If your child is a picky eater, it can be concerning. You may worry about your child not getting enough nutrients, and may also feel badly for your child’s experience. Picky eating is a way your child can assert their independence and understand their world. Fussiness is normal in young children, but if you’re concerned, here are some ways you can help a picky eater feel more comfortable with food.
Remain positive and relaxed
If your child is refusing food, it can be stressful – especially if they feel they’re disappointing you. However, remaining positive and flexible will help your child feel more relaxed about the situation. Offer your child food in a positive way, and model enjoyment about different foods. Don’t worry about every mouthful your child eats, and praise them for trying. This will help them make positive associations with mealtimes.
Even as adults, many of us investigate a new kind of food with a single bite or piece of it. Children are no different. If you’re introducing a new food to your picky eater, give them a very small amount to start with, and offer encouragement and praise.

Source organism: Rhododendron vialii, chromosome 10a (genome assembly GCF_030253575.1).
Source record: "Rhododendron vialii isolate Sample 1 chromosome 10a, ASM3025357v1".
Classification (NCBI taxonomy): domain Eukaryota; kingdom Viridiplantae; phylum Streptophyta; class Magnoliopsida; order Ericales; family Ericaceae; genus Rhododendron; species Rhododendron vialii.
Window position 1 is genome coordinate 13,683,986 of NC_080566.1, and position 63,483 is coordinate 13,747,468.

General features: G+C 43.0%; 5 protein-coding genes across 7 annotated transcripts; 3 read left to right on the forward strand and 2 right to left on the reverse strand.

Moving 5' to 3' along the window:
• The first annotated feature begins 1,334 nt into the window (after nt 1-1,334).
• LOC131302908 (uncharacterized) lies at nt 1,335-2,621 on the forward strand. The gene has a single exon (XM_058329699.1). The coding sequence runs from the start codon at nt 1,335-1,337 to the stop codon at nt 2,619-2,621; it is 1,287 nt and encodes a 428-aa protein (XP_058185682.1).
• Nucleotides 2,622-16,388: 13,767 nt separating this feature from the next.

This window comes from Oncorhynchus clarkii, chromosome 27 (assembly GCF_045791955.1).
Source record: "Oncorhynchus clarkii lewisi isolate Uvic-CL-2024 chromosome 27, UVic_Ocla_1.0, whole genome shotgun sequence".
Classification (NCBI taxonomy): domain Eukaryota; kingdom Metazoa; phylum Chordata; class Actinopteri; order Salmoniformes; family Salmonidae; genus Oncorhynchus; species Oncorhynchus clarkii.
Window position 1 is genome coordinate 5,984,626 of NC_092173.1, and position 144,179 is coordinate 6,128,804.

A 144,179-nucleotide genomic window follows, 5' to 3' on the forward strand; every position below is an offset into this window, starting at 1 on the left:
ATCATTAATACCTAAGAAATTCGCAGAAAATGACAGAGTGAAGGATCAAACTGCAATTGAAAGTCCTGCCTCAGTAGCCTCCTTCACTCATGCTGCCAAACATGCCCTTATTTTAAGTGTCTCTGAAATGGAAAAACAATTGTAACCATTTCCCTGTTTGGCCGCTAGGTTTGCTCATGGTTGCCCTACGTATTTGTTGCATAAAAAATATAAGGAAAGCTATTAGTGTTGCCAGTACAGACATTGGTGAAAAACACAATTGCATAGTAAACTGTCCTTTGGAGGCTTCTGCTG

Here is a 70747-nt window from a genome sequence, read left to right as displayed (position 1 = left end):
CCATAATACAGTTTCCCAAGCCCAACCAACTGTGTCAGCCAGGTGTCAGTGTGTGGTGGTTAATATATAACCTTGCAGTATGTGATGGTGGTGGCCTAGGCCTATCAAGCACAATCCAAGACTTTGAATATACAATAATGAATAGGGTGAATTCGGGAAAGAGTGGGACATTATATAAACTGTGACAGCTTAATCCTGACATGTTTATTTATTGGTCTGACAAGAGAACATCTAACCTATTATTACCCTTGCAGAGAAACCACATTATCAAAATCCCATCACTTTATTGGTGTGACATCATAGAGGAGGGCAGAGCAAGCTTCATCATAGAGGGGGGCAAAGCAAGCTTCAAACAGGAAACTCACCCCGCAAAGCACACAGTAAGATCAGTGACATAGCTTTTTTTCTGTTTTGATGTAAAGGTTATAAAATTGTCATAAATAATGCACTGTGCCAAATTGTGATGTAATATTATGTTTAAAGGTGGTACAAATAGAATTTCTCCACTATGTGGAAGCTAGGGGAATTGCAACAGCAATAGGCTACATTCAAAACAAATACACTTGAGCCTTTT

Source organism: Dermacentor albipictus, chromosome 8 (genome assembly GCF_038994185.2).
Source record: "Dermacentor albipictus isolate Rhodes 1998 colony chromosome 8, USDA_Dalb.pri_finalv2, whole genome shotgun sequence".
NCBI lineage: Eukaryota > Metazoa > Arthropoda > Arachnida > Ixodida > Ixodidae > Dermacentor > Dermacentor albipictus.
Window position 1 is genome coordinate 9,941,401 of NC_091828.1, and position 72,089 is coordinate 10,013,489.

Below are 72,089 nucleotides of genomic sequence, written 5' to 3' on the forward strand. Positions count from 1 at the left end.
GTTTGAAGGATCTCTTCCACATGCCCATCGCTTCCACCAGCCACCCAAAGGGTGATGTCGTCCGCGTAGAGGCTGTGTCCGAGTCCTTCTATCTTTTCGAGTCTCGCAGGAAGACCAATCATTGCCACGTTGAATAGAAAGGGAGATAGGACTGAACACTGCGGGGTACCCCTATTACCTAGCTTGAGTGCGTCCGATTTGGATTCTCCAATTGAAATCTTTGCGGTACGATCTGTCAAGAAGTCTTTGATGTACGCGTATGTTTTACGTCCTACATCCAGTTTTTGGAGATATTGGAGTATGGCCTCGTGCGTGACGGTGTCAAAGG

Take advantage of what they already like
You may also see success by giving your child a small amount of a new food along with a food they already enjoy. You may also try “food chaining,” where you encourage your child to try a different version of a food they already like. This way, the presentation and cooking style of the food may be different, but the textures and/or flavors are the same.
Get your child involved
If a child feels a sense of control or ownership over their food, they may feel more willing to eat more things. Take your child grocery shopping and ask them to help you pick out the fruits, vegetables, and other nourishing food on your list. Encourage them to choose colors and textures they like. You can also ask for help around mealtimes, such as setting the table. Playing music during meal preparation, cutting food into fun shapes, and having a special picnic are other examples of ways to help your child have positive associations with eating.
Invite an adventurous friend over for a meal
If your child has a friend who is a more adventurous eater, invite them over for a meal. A recent Penn State study showed that preschoolers were more likely to taste mango when they saw a classmate do it. Resist making direct comparisons between the two children. Instead, let them enjoy their time together. Even if your child doesn’t end up liking the food they try, they will start to see that simply trying it is okay.
Sometimes, your child will seem to revert, deciding that they don’t like a certain food after all. This isn’t a step backwards. Continue to expose your child to this food without pressure or judgement, and they may feel comfortable enough to try it again soon.